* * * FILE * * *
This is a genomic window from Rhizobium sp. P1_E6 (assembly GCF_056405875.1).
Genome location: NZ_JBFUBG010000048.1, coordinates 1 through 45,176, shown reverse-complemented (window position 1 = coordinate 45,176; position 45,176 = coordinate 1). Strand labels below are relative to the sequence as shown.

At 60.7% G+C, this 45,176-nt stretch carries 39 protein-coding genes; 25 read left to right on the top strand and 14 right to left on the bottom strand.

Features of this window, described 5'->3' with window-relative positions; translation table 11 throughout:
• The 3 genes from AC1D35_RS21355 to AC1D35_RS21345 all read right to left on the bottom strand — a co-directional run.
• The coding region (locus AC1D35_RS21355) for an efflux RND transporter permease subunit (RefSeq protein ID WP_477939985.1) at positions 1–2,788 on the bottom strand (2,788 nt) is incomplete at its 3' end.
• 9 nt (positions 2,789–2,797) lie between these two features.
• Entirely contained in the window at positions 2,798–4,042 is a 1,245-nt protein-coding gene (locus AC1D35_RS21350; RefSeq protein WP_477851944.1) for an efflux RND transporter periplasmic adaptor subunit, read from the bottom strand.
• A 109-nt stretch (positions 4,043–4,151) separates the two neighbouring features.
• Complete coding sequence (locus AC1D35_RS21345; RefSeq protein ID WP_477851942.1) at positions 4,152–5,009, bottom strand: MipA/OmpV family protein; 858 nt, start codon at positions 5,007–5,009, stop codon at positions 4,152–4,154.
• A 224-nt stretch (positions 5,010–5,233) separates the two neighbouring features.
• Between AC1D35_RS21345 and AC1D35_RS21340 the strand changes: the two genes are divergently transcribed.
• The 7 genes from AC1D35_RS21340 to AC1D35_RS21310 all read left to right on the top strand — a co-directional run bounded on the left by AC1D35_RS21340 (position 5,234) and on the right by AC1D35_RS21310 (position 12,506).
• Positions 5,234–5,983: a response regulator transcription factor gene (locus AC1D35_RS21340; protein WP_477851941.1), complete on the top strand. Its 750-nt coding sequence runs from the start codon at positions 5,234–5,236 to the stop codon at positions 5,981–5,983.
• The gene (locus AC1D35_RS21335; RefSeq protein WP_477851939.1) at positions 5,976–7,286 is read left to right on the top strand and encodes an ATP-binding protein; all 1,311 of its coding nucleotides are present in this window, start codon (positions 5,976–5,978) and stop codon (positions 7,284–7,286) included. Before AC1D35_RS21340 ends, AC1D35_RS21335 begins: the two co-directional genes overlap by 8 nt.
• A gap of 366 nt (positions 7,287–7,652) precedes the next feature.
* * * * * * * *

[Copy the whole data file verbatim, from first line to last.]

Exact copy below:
This is a genomic window from Rhizobium sp. P1_E6 (assembly GCF_056405875.1).
Genome location: NZ_JBFUBG010000048.1, coordinates 1 through 45,176, shown reverse-complemented (window position 1 = coordinate 45,176; position 45,176 = coordinate 1). Strand labels below are relative to the sequence as shown.

At 60.7% G+C, this 45,176-nt stretch carries 39 protein-coding genes; 25 read left to right on the top strand and 14 right to left on the bottom strand.

Features of this window, described 5'->3' with window-relative positions; translation table 11 throughout:
• The 3 genes from AC1D35_RS21355 to AC1D35_RS21345 all read right to left on the bottom strand — a co-directional run.
• The coding region (locus AC1D35_RS21355) for an efflux RND transporter permease subunit (RefSeq protein ID WP_477939985.1) at positions 1–2,788 on the bottom strand (2,788 nt) is incomplete at its 3' end.
• 9 nt (positions 2,789–2,797) lie between these two features.
• Entirely contained in the window at positions 2,798–4,042 is a 1,245-nt protein-coding gene (locus AC1D35_RS21350; RefSeq protein WP_477851944.1) for an efflux RND transporter periplasmic adaptor subunit, read from the bottom strand.
• A 109-nt stretch (positions 4,043–4,151) separates the two neighbouring features.
• Complete coding sequence (locus AC1D35_RS21345; RefSeq protein ID WP_477851942.1) at positions 4,152–5,009, bottom strand: MipA/OmpV family protein; 858 nt, start codon at positions 5,007–5,009, stop codon at positions 4,152–4,154.
• A 224-nt stretch (positions 5,010–5,233) separates the two neighbouring features.
• Between AC1D35_RS21345 and AC1D35_RS21340 the strand changes: the two genes are divergently transcribed.
• The 7 genes from AC1D35_RS21340 to AC1D35_RS21310 all read left to right on the top strand — a co-directional run bounded on the left by AC1D35_RS21340 (position 5,234) and on the right by AC1D35_RS21310 (position 12,506).
• Positions 5,234–5,983: a response regulator transcription factor gene (locus AC1D35_RS21340; protein WP_477851941.1), complete on the top strand. Its 750-nt coding sequence runs from the start codon at positions 5,234–5,236 to the stop codon at positions 5,981–5,983.
• The gene (locus AC1D35_RS21335; RefSeq protein WP_477851939.1) at positions 5,976–7,286 is read left to right on the top strand and encodes an ATP-binding protein; all 1,311 of its coding nucleotides are present in this window, start codon (positions 5,976–5,978) and stop codon (positions 7,284–7,286) included. Before AC1D35_RS21340 ends, AC1D35_RS21335 begins: the two co-directional genes overlap by 8 nt.
• A gap of 366 nt (positions 7,287–7,652) precedes the next feature.